© 2005 by Spider Robinson; all rights reserved.
No, I’m not talking about a movie with Sidney James, Charles Hawtrey, Joan Sims and Kenneth Williams.
But I do intend the same basic pun, between “Carry On” meaning to continue, to maintain, to persist—and “Carry On” meaning to have a good time, to raise a little hell, to party up a mainday breeze, to cause talk and suspicion, give an exhibition, perhaps even…who knows?…find out what it is all a-bout.
And of course it makes the perfect lead for this entry—because that’s the title of the song they opened with, last Saturday night at Vancouver’s Orpheum Theatre. “They” being the best goddamn rock and roll band in the land, Crosby, Stills and Nash.
Carrying on is what those dudes do. What they have always done, despite some of the most massive handicaps and disasters and traumas imaginable. Despite what Graham correctly calls “time we have wasted on the way.” Despite changes in times, changes in taste and fashion, changes in politics, changes in national self-image, they have continued to not only produce outstanding work, they have somehow always managed to do what Jeanne and I have taken as our own holy task: to raise, and exhibit, hopes.
They did so before a packed house of ecstatic people, ranging in age from about six to ninety-something. This was not aging dinosaurs cranking out a diluted version of their younger selves. This was powerful men in their prime doing what they do best and have been doing best for 36 damn years: the new material drew as many standing ovations as the golden classics, and the classics sounded better than the originals. Only part of that, I think, is the infusion of new creative energy they’ve gotten in recent years with the arrival of the great songwriter/keyboardist James Raymond. I believe their recent mutual creative renaissance is also due to their joint realization that they’re needed again, maybe more than ever.....that the times once again call for them—no, beg for them—to take on their Aspects, and raise up their Attributes.
They’ve come through.
They opened with “Carry On,” as I’ve said. And did they ever.
Graham sang his anthems “Military Madness” (“…is killing my country...”) and “Chicago” (“We can change the world/rearrange the world/it’s dying/to get better…”) and “Cathedral” (“Too many people have died in the name of Christ for anyone to heed the call”), brilliantly, all to thunderous applause.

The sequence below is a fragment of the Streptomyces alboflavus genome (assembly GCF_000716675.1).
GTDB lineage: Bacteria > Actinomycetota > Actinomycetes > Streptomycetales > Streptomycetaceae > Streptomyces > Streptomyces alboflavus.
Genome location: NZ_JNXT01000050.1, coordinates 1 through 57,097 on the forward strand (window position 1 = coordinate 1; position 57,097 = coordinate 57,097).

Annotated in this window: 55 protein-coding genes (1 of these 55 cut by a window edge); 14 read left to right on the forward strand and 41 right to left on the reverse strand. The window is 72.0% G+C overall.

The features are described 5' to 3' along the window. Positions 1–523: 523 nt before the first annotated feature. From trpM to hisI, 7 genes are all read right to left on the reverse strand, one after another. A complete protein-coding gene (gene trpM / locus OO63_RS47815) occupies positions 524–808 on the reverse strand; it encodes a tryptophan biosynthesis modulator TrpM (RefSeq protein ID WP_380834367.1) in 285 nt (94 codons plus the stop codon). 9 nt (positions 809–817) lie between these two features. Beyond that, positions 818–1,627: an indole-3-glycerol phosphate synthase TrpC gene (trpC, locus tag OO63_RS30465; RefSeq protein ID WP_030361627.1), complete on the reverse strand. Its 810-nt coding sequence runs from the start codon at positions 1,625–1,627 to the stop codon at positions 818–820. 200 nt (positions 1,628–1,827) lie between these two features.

Stephen dedicated his stunning virtuoso performance of “Ol’ Man Trouble” to all the newly homeless in Lousiana and Mississippi, and when he sang “Feed The People” from his brand new album MAN ALIVE (just out this week!), the poor hungry people in the Superdome were all I could see, and the first encore was his all too apt anthem of paranoia, “For What It’s Worth” (“Stop—what’s that sound? Everybody look what’s goin’ down…”). Damn right.
When the crowd recognized the opening notes of David’s classic, “Almost Cut My Hair,” they went stone nuts; he assured us he meant to “…let my FREAK…FLAG…FLY!” in a voice so loud and pure and true it was a literal battle-cry, and we roared back our own. When he told us that “…it appears to be a long time, such a long, long, long, long time before the dawn,” every one of us sang along in weary agreement. When he sang the first-ever science fiction rock and roll song, “Wooden Ships,” about a post-apocalypse world in which survivors search for edible berries, once again I think most if not all of us were picturing the dazed wanderers and starving victims of the bitch Katrina.
Steve Stills’s guitar work was so outstanding, so incandescent, that he even startled Jeff Pevar once or twice. He roamed the stage like a panther, playing with the ferocity and edge of his old mate Neil Young, and I believe the energy burning inside him was the shocked heartbreak of his beloved South finding expression.
If you want to be reminded how you got through the Sixties, when it seemed like they were shooting anybody who was worth a shit, catch Crosby, Stills and Nash the next time they pass through your town. Or go out and score the 4-disc box set that magnificently captures their first 35 years, with and without Neil Young.
That collection ends with the song they ended the night with. I know every one of us in the audience was singing along, because partway through all the gentlemen on stage stopped singing, for a verse, and there was no audible change in the sound. We were singing words we had come there to hear, words we had come there to sing.
And you, of tender years,
Can't know the fears that your elders grew by,
And so please-- help them with your youth,
They seek the truth before they can die.
Teach your parents well
Their children's hell will slowly go by,
And feed them on your dreams
The one they pick’s the one you'll know by
Don't you ever ask them why: if they told you, you would cry,
So just look at them and sigh…and know they love you.